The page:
Though New Orleans may claim to have originated the Frappé, a variation of the drink could be found in bars across the country by the 1870s, the main difference being the use of a cocktail shaker to chill. What happened, argues David Wondrich, is that bartenders and the drinking public were becoming fond of absinthe itself, altering the Absinthe Cocktail by simply removing the dashes of anisette and bitters that complicated the process. For the sake of history and curiosity, however, here is the…

Absinthe Cocktail

1 ounce Absinthe or Absinthe Substitute
2 ounces Ice Water
2 dashes (1/2 tsp.) Anisette and/or Simple Syrup
1-2 dashes of Angostura or Peychaud’s Bitters

Pour the absinthe, bitters, and anisette/syrup into a mixing glass. Slowly pour the ice water into the mixture, watching the louche, then add ice and either shake or stir. Strain into a cocktail glass.

So, what is this absinthe stuff, anyway? Like gin, aquavit, and infused vodka, absinthe is a neutral spirit that’s been infused with a variety of herbs and spices — primarily fennel, anise, and wormwood. Absinthe bottled immediately after this infusion is white (blanche, or la Bleue); green (verte) absinthe is so-colored because additional fresh herbs are steeped in the spirit after the initial infusion, turning it green.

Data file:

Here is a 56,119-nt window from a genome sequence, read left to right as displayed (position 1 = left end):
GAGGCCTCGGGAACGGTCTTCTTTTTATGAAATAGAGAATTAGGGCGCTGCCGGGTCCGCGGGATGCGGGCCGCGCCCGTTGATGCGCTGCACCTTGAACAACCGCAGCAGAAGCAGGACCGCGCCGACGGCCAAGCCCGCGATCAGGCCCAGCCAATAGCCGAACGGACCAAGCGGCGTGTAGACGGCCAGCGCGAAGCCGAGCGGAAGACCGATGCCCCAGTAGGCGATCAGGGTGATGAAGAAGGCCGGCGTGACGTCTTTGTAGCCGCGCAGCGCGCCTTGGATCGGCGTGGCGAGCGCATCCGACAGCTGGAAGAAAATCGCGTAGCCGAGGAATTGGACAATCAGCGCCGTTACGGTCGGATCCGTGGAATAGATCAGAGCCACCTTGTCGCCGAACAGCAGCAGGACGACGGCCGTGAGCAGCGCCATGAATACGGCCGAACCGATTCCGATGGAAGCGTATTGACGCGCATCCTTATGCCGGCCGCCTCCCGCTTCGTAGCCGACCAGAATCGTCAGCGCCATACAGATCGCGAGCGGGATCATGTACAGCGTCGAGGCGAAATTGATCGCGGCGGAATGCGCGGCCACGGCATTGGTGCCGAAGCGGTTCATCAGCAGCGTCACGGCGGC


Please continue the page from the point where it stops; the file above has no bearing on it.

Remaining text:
The controversial substance in absinthe is thujone, a chemical compound found in wormwood (Artemisia absinthium) that can, in large doses, cause muscle spasms and neural damage. Modern testing has demonstrated that pre-ban absinthes contain much less thujone than was supposed at the turn of the last century and that small doses are far from being hallucinogenic or damaging. I should also remind you that wormwood is still used in both vermouth and in bitters (albeit in reduced amounts), so chances are you’ve ingested some thujone with that Manhattan you just drank. For a bit more info, see Natalie Bovis’s (aka The Liquid Muse) interview with Gwydion Stone, co-founder of the aforementioned Wormwood Society and distiller for Marteau absinthe.

Still, if you’re worried about it, there are always absinthe substitutes, though I find most of them to be mild, sweet, and relatively unexciting, especially after you’ve tasted the real stuff. Pernod, Ricard, and Herbsaint are the easiest to find, Herbsaint being from New Orleans and named for the French name for wormwood, Herbe Sainte. The substitutes carry a much more reasonable price, so you’ll be more likely to find them along the backbar. A bottle of absinthe lasts a long while, anyways, since you’ll mostly being using it to rinse or spritz glasses, with a dash or two here and there…besides, it tends to take over a drink rather quickly. If you need a nice dose of anise flavor in a cocktail, not to mention sweetness, I’d actually recommend the milder substitutes, especially for dessert drinks.

Oh, and don’t bother lighting your absinthe on fire, unless it’s cheap “faux-sinthe” from the Czech Republic.


Photos by IJL, except where noted.